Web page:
Now Britain has decided to leave the EU, needless to say, the thousands of expats living in Spain are anxious to find out how Brexit will affect them. It was always recognised that living abroad in countries like Italy, France and Spain would become more difficult after Brexit; just as it will also become increasingly harder for nationals from these countries to move to the UK.
But what about existing expats – should those of us who live in Spain fear the UK’s decision to leave the European Union?
More than 4.5 million Britons live abroad. Approximately 1.3 million of these are residing in Europe. The most popular destination for British expats in Europe is Spain, which has around 319,000 British expats registered. Ireland comes second with 249,000, and France comes third with 171,000. Expats who moved abroad more than 15 years ago were not legible to vote in the EU referendum which was obviously rather harsh, as this group will be affected by the result just as much as anybody else, and perhaps more so.
The European Union gave member states the right of free movement. This means that an EU country cannot deny access or expel a citizen from another EU country. Therefore, once Britain has withdrawn from the EU, it could mean that British citizens living abroad become illegal immigrants overnight according to Dominic Grieve QC, a former attorney general.
However, nobody can yet be sure this will happen, because Britain may maintain some semblance of freedom of movement even after leaving the union. Having said that, these fears are not completely unfounded, as remaining EU states may revenge on British expats because they are annoyed Britain has voted to leave.
This week, the Spanish government said Britons should pay for their own health care or the bill must be met by the British government. Some expats fear even worse, and are afraid access to state healthcare could be removed completely.
Speaking in Alicante this week, Spain’s Minister of Foreign Affairs and Cooperation Jose Manuel Garcia-Margallo said Spain would attempt to deal a where the UK pays for the healthcare of Brits living in the country.
At present, British citizens paying into the tax system use the Spanish health service on the same basis as Spaniards. But many others such as pensioners already have healthcare costs accumulated by British expats returned to the Spanish government under EU agreement.
We should also consider there are approximately 200,000 Spaniards registered as living and or working in the UK. Apart from the Spanish, there are as many as 3 million EU nationals currently residing in Britain, so whatever deal is struck will also affect those citizens – so hopefully we can expect a fair agreement that will not negatively affect either set of expats.
Expats and Property
Not unexpectedly, another worry for expats is how Brexit will affect their status as Spanish property owners. It is quite clear according to both the European Convention on Human Rights and the United Nation’s Universal Declaration of Human Rights that no matter what happens, an individual’s property rights must remain unaffected. So no one can seize your property or question your ownership whether your home is your permanent residence or a second holiday home..
However, Spain could make it harder for British property owners by “punishing” expats and making us pay more in property tax for example. Though this seems rather unlikely when you consider the efforts the Spanish government have put in during recent years to attract more foreign property investment after the disastrous property market crash of 2008. The Spanish introduced the ‘Golden Visa’ investment deal in 2013 which offers Spanish residency to non-EU members in return for buying Spanish real estate. Hence to make owning a property in Spain difficult for the British as the largest foreign investors in Spain, would be rather like the proverbial cutting their noses off to spite their faces.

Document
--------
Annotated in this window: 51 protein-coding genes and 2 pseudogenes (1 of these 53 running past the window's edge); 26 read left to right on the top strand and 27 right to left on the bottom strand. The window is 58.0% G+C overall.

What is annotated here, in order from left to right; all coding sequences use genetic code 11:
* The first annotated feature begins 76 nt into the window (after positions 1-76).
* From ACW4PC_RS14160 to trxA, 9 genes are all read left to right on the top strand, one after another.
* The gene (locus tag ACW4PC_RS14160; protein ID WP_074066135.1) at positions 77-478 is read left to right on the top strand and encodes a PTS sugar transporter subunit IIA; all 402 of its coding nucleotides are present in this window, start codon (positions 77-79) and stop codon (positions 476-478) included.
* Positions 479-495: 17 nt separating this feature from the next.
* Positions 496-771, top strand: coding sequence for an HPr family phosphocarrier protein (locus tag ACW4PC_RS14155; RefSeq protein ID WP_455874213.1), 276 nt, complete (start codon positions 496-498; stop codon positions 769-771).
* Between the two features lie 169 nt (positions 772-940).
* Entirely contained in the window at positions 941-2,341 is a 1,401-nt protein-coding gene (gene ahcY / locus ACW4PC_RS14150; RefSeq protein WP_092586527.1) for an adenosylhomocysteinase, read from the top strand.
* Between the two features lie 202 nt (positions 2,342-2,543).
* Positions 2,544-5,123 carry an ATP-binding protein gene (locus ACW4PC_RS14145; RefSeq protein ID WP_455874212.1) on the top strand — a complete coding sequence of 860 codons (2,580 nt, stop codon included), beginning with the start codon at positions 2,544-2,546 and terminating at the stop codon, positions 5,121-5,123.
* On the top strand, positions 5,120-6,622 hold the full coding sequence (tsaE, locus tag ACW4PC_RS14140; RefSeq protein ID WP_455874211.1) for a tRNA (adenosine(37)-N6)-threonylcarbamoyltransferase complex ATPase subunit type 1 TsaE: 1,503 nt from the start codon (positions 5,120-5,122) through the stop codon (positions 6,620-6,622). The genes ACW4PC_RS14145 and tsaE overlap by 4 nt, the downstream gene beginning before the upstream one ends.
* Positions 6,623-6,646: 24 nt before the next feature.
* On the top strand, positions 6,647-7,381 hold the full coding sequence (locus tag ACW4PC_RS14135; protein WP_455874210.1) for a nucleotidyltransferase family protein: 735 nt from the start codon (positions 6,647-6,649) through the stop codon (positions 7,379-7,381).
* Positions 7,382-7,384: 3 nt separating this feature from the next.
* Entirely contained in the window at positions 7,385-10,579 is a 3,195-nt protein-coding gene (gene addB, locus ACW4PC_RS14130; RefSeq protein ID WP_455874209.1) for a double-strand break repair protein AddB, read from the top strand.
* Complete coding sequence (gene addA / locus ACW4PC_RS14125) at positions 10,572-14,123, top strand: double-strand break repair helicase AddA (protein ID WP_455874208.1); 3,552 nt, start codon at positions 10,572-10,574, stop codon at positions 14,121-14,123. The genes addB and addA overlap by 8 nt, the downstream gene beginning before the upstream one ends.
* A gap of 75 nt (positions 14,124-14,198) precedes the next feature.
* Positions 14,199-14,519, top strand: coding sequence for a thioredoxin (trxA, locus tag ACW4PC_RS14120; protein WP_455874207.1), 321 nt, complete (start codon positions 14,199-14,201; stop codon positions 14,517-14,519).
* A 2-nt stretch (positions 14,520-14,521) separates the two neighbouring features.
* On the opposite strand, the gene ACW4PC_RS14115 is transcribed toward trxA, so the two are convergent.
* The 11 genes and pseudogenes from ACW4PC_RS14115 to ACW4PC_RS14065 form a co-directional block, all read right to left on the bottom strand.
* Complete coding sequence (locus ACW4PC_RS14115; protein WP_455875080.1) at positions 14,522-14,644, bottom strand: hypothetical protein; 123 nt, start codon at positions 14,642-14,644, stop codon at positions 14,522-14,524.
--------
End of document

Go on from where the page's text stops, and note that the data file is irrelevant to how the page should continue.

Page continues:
Could expats be deported from Spain and other EU member states?
This is extremely unlikely. Retaliation from the UK would mean there is strong political reason for the remaining EU states to not consider such a move. Mass removal of citizens who make a strong contribution to the Spanish economy would startle foreign investors and could potentially cause more economic turmoil in Spain, which is only just recovering from the last recession.
Expats are furthermore entitled to legal protection after Brexit. British expats living in the EU at the time of Brexit will almost certainly have individual “acquired rights” which is recognised by international law.
The 1969 Vienna Convention states the closure of a treaty “does not affect any right, obligation or legal situation of the parties created through the execution of the treaty prior to its termination.”
In other words, Brexit will release the UK and member states from any future obligations to each other, but rights and obligations attained under the treaty before Brexit will not be affected. So Brits who live in EU states can expect to have the right to continue living in Spain after Brexit, and expats living in the UK can expect the same treatment. But this will only apply to those who have started life as an expat in the EU prior to when the UK leaves.
Theresa May, Britain’s new PM has said she will invoke Article 50 of the Lisbon Treaty no later than March 2017. This will begin the two year negotiation period between the UK and the remaining 27 EU countries. At the end of the two years, Britain will automatically leave the EU, regardless whether deals between the countries have been agreed on.
Once Britain has left, the privileges of British citizens to live and work in the EU (and vice versa) will depend on whichever agreements are negotiated.